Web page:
Early relational health between caregivers and children is foundational for child health and well-being. Children and caregivers are also embedded within multiple systems and sectors, or a “child-serving ecosystem”, that shapes child development. Although the COVID-19 pandemic has made this embeddedness abundantly clear, systems remain siloed and lack coordination. Fostering relational health amongst layers of this ecosystem may be a way to systematically support young children and families who are facing adversity. We integrate theory, examples, and empirical findings to develop a conceptual model informed by infant mental health and public health frameworks that illustrates how relational health across the child-serving ecosystem may promote child health and well-being at a population level. Our model articulates what relational health looks like across levels of this ecosystem from primary caregiver-child relationships, to secondary relationships between caregivers and child-serving systems, to tertiary relationships among systems that shape child outcomes directly and indirectly. We posit that positive relational health across levels is critical for promoting child health and well-being broadly. We provide examples of evidence-based approaches that address primary, secondary, and tertiary relational health, and suggest ways to promote relational health through cross-sector training and psychoeducation in the science of early development. This model conceptualizes relational health across the child-serving ecosystem and can serve as a template for promoting child health and well-being in the context of adversity.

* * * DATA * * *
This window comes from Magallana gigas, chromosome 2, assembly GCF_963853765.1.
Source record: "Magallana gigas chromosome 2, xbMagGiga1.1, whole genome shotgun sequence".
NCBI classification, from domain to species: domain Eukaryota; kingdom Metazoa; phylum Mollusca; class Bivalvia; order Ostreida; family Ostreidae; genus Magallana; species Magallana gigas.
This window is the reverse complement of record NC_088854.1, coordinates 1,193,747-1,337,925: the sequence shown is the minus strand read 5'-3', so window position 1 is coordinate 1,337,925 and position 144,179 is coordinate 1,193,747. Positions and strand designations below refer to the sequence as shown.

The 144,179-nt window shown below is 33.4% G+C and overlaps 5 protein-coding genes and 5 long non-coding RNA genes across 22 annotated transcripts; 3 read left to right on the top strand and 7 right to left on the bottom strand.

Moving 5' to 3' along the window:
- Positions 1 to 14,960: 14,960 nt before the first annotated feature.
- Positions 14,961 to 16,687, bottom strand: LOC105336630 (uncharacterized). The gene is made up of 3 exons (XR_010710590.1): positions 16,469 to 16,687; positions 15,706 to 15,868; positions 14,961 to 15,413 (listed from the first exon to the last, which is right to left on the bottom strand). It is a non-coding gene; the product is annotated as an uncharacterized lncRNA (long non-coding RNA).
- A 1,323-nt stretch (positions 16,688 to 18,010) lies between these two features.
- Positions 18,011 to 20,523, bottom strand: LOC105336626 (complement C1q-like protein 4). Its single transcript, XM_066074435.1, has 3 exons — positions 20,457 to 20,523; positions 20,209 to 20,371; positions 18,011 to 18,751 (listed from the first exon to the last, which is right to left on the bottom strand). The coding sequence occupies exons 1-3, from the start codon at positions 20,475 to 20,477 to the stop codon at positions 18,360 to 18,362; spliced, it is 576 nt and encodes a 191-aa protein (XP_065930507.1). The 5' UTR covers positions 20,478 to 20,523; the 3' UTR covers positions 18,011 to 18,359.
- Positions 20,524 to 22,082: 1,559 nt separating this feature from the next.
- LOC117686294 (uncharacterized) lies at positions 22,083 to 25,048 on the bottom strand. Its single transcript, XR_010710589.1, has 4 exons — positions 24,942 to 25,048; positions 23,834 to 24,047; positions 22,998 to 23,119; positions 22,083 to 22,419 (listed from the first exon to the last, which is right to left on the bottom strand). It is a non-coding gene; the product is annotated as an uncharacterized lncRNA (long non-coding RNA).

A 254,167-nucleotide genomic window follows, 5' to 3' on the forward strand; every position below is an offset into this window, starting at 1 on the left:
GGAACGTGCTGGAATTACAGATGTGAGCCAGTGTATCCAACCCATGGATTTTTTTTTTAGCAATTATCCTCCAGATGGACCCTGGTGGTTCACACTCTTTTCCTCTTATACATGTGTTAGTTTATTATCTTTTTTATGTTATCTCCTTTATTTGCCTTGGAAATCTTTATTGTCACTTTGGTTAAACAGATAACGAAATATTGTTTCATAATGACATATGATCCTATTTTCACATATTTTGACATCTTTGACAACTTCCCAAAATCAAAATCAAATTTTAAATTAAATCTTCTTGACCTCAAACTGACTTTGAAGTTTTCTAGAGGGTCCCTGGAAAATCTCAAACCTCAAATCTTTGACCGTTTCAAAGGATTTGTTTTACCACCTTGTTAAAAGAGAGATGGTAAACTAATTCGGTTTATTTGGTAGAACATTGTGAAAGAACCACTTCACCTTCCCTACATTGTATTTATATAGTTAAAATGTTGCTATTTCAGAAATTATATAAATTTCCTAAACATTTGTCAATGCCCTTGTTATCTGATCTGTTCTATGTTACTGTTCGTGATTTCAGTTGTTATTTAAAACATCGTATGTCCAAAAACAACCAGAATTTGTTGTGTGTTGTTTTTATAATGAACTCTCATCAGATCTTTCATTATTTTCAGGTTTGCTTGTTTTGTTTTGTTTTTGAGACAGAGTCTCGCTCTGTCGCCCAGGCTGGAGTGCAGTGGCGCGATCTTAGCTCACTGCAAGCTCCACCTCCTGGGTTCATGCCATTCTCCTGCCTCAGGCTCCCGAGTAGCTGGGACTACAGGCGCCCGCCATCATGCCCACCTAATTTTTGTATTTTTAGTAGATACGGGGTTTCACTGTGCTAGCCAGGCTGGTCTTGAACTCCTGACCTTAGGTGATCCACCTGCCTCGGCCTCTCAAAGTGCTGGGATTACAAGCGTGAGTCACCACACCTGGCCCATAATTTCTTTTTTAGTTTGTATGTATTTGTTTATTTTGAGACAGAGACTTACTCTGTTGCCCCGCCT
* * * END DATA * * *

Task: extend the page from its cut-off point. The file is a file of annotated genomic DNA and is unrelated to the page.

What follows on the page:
Miller, Alison L., Sara F. Stein, Rebeccah Sokol, Rachel Varisco, Phoebe Trout, Megan M. Julian, Julie Ribaudo, Joshua Kay, Natasha V. Pilkauskas, Nicole Gardner-Neblett, Todd I. Herrenkohl, Kara Zivin, Maria Muzik, Katherine L. Rosenblum. "From Zero to Thrive: A Model of Cross-System and Cross-Sector Relational Health to Promote Early Childhood Development across the Child-Serving Ecosystem." Infant Mental Health Journal 43, no. 4 (2022): 624-637. DOI: https://doi.org/10.1002/imhj.21996